Dutch Judge Rules for Rutger Hauer in Heineken Film Case
A convicted crime boss claimed Hauer’s new film "The Heineken Kidnapping" was "bad for his image."
AMSTERDAM – A Dutch court Friday ruled that the true-life drama The Heineken Kidnapping starring Rutger Hauer can be released as planned in the Netherlands next week, despite complaints from a local crime boss that the film would be "bad for his image."
Willem Holleeder, one of the men convicted of kidnapping beer executive Freddy Heineken in 1983, had filed an injunction to block the film’s release. Holleeder felt director Maarten Treurniet misrepresented his part in the abduction.
Heineken and his chauffer Ab Doderer were kidnapped at gunpoint in Amsterdam and held hostage for three weeks. The kidnappers released them after receiving a ransom equivalent to tens of millions of dollars. But Dutch police carried out a nation-wide man-hunt and captured all of the kidnappers.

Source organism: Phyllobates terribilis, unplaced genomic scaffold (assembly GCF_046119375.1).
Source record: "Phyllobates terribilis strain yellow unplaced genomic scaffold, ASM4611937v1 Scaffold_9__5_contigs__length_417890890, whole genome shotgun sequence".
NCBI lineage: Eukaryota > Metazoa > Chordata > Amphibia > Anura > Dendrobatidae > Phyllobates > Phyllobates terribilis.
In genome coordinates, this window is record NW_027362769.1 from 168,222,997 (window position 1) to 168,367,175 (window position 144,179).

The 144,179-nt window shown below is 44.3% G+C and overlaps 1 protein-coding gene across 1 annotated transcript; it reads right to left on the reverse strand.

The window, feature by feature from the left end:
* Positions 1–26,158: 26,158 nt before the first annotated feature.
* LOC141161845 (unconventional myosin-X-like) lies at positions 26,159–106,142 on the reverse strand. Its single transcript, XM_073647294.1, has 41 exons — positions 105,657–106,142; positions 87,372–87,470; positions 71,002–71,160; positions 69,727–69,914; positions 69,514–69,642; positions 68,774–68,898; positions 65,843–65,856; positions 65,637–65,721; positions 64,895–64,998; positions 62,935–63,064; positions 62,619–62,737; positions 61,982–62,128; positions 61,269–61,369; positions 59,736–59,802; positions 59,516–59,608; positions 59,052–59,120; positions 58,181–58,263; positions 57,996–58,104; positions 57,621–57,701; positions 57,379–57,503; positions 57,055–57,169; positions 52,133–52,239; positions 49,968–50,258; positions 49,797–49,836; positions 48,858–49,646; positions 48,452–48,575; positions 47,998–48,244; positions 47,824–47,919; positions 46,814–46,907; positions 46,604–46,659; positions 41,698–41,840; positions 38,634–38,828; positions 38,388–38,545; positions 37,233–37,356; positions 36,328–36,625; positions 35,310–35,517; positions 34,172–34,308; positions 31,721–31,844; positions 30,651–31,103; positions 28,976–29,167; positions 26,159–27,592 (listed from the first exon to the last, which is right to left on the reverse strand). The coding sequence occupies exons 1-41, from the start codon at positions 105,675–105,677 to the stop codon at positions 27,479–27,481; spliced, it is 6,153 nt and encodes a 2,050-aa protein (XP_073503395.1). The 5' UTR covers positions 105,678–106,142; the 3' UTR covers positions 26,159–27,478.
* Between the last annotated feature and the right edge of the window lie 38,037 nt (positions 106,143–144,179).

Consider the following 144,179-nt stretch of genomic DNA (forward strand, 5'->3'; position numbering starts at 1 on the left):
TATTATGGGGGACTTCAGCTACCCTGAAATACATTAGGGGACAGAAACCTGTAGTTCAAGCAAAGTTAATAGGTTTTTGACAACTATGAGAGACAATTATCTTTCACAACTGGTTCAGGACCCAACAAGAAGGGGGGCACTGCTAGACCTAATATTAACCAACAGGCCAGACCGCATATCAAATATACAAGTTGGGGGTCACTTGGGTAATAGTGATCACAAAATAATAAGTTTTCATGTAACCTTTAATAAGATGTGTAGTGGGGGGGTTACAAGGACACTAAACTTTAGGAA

Treurniet uses real names in his feature, except for Holleeder, whose character is based on two of the criminals involved.
Two of the other surviving kidnappers had also filed complaints with the film’s producers, IDTV Film, claiming that had been misrepresented. So far, however, they have not taken legal action.
Holleeder’s lawyer said Friday he would wait for the court to give its justification for its ruling, expected next week, before deciding if he would appeal.
The Heineken Kidnapping will have its U.S. premiere at the American Film Market next month, where Bavaria Film International is handling world sales. There has already been interest in a U.S. remake of the tale. Dutch crime reporter Peter R. de Vries has sold the rights to his bestselling non-fiction book on the kidnapping, written with one of the kidnappers, to Crazy Heart producers Informant Media.
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